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The Lover by Marguerite Duras (L’Amant)

The power of love and love as power

I don’t know about you, but usually if I have read a book, I won’t watch the film version and vice versa.

Having said that, there are, as always, exceptions to the rule.

The Lover (L’Amant in original language) by Marguerite Duras is an autobiographical novel. It covers the author’s illicit relationship (as a schoolgirl) with a much older wealthy Chinese man during her student days in French Indo-China (today’s Vietnam, Cambodia and Laos).

It is a touching and turbulent coming of age tale of love, discovery, familial expectations and obligations, sexual exploration, truth and denial that is recounted through an elevated otherworldly visual expression.

It just so happened that I had read the book, in French, while still at school (and found it to be candidly revealing, sometimes raw and disturbing but beautifully erotic and deeply touching).

Unknowingly, many years later, I saw the movie (English version) starring Jane March and Tony Leung Ka-fai. Only when I saw the author’s name on the screen did I make the connection.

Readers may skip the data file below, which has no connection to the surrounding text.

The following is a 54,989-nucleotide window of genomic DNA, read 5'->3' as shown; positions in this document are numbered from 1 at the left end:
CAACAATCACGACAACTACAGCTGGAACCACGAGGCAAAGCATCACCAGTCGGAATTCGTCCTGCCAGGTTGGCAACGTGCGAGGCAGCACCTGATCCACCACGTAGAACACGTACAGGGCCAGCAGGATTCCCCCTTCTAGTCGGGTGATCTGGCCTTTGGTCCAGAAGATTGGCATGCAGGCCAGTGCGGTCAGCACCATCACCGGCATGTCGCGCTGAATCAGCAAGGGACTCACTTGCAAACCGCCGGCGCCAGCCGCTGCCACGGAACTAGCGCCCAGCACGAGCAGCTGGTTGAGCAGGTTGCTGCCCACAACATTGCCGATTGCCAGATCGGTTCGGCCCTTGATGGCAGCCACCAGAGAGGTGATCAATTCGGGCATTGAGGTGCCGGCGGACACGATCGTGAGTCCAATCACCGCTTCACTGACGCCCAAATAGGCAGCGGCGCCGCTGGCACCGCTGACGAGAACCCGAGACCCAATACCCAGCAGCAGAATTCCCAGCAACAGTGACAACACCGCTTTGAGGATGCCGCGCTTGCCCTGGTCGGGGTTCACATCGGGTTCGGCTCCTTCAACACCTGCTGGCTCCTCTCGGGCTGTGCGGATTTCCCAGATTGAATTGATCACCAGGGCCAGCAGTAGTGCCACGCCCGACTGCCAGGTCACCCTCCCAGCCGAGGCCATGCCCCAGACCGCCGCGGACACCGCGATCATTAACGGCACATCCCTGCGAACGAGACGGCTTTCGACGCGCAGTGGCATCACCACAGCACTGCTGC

To describe this exquisite cinematographic experience won’t be enough (you must simply see it) but I will give it a whirl.

The colors are muted and quasi textural (oatmeal, sand, granite, brown, cream, pale pink and diaphanous blue) creating a softness and vintage romantic quality. Closeups and tight shots are a slow moving caress that will leave you tremulous with expectation and emotion.

This movie is poignant, elegant and sensual. Haunting melodies accompany the audience along the Mekong river, inside the lovers’ bed and through muddy plains; the music speaking to us of profoundly felt pain, love and loss.

In fact, the soundtrack, to me, is evocative of the musical score of Ennio Morricone in another wonderful little jewel of a film entitled Cinema Paradiso. This is music so expressive and beautiful that it literally hurts.

As I don’t want to spoil this for anyone who hasn’t seen the movie, I can only say that you must have Kleenex nearby. You will, for the next two hours, find yourself in 1929 Saigon inside the head and heart of a teenage French girl with braids and a wealthy beautiful Chinese gentleman and it will touch you deeply.

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